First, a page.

September 28, 2022


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FutureCard Visa card rewards fashion lovers for shopping sustainably

In November, the FutureCard Visa charge card debuted as a novel way for consumers to get rewards when shopping from companies that prioritize sustainability. Included brands use regenerative farming, circular supply chains or less impactful materials. The idea is to give FutureCard Visa card cardholders 5% cash back on purchases from their sustainable brand and 6% with their partners, with 1% cash back for all other purchases, much like a Chase Sapphire Card. 

Future, the parent company of FutureCard Visa card, defines a purchase of a product or service as green if it has a significantly lower carbon footprint than the most common alternative.

FutureCard’s 5% cash back currently applies to fashion partner retailers, including Reformation and For Days, as well as over 20,000 thrift stores and online shops. At some, it applies to their second-had collections only. For example, shoppers receive 5% cash back on purchases from Levi’s SecondHand, Patagonia Worn Wear, The North Face Renewed and Lululemon Like New. Others include secondhand marketplaces like Rent the Runway, thredUp, REI Good & Used and Poshmark.

Future has been promoting the higher-tier cash-back incentive across its social media channels. It plans to roll out more marketing as its cardholder base grows. FutureCard is a Visa card and has 20,000 users across the U.S.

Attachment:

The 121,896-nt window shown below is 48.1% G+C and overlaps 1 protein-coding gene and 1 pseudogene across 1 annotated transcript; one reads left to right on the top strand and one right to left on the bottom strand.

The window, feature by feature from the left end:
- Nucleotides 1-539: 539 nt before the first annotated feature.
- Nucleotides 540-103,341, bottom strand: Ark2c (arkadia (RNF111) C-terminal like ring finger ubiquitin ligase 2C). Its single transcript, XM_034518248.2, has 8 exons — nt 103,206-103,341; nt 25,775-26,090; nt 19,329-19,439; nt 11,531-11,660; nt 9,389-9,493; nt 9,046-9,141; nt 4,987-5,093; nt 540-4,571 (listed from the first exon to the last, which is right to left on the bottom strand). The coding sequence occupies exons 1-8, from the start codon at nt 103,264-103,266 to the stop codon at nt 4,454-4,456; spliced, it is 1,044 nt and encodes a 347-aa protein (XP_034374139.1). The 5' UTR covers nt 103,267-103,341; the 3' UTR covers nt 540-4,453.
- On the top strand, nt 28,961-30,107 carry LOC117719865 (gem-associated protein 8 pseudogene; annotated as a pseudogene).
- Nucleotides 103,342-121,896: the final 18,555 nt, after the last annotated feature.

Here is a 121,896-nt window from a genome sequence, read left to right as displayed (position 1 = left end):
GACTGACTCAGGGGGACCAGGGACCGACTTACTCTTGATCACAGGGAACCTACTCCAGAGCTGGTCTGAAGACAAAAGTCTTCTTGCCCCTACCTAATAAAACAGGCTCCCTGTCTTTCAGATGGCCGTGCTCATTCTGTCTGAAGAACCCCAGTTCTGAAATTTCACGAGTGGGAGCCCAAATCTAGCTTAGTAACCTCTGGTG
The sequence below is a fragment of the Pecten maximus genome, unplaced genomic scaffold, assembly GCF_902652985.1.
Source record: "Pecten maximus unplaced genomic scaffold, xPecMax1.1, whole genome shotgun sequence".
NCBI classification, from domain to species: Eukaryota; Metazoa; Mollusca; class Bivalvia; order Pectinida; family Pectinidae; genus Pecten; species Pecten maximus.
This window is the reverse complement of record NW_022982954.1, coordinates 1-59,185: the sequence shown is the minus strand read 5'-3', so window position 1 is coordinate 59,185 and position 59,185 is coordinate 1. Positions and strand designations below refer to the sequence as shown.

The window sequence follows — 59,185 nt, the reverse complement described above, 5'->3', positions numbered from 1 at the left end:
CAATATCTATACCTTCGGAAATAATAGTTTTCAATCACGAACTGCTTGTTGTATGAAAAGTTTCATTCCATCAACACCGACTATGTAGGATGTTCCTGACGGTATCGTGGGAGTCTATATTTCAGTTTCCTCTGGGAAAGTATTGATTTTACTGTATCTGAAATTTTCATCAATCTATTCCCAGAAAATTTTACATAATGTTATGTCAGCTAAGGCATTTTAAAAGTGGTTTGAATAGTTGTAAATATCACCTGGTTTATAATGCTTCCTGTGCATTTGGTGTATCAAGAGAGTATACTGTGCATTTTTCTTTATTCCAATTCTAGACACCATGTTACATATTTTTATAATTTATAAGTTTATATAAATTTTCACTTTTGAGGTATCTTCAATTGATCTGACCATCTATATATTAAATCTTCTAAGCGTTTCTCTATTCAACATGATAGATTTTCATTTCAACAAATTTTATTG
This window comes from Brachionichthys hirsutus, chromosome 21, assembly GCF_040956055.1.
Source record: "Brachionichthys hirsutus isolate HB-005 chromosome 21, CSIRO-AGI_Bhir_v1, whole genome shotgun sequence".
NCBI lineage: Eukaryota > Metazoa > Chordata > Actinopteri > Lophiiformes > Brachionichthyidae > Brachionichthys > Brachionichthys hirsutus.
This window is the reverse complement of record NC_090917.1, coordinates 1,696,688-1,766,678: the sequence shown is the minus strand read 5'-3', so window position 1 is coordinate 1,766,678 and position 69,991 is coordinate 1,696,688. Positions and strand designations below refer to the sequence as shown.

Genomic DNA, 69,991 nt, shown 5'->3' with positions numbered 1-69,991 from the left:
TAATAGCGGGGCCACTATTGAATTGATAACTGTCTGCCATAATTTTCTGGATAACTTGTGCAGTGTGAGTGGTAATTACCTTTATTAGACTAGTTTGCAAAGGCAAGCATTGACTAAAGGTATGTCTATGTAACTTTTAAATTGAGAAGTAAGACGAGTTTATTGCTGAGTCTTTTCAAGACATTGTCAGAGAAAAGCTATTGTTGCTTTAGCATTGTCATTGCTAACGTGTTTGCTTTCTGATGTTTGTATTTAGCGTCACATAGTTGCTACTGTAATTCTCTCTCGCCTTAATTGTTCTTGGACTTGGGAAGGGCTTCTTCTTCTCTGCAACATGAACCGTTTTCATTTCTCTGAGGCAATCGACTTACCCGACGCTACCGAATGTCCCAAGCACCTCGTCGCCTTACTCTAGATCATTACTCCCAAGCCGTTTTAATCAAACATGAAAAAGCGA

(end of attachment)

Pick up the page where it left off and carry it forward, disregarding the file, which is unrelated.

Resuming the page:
“We’re very focused on finding emerging fashion brands and working with existing fashion brands that offer circular options and opportunities for their shoppers to reduce their carbon footprint and get rewards in the process,” said co-founder Jean-Louis Warnholz. The card is the first of its kind; cashback rewards typically are not paired with sustainability. However, these perks are seeing more interest from investors, offering an opportunity for the finance sector. 

When Future launched FutureCard Visa card, even its team was unaware that many of the brands they shop, including Lululemon and Levi’s, directly sell secondhand options. “It’s great quality, and you can sometimes save as much as 50%,” said Warnholz. He added that, especially with rising inflation, not every consumer can spend more money on planting trees and buying offsets. “We’re trying to combine those very real challenges American families [are facing] with opportunities to slash their carbon footprint,” he said.

Meredith Mirchandani, head of marketing at For Days, said there is a need to shift consumer consumption mindsets, and that FutureCard enables that. The brand is a partner, giving out the 6% cash back. “We strive to make it easy and accessible for shoppers to participate in circular choices that will drastically reduce fashion waste,” she said.

For Days’ business model is centered on circularity; it takes back used clothing and upcycles it into new collections. According to Mirchandani, shifting from a “Take, Make, Waste” economy to a circular one will be difficult. “It has to be done through meaningful partnerships across brands and industries to drive real, seismic change,” she said. “We know strong incentives can help shift shoppers toward circular consumption.” For Days still runs its Closet Cash store credit program, which gives customers credits for purchasing and recycling. 

More sustainable options are often sold at a premium, due to the added expenses required to produce them. However, by targeting brands popular with Gen Z and millennials, Future hopes to encourage shoppers to see the opportunity of buying second-hand directly from brands.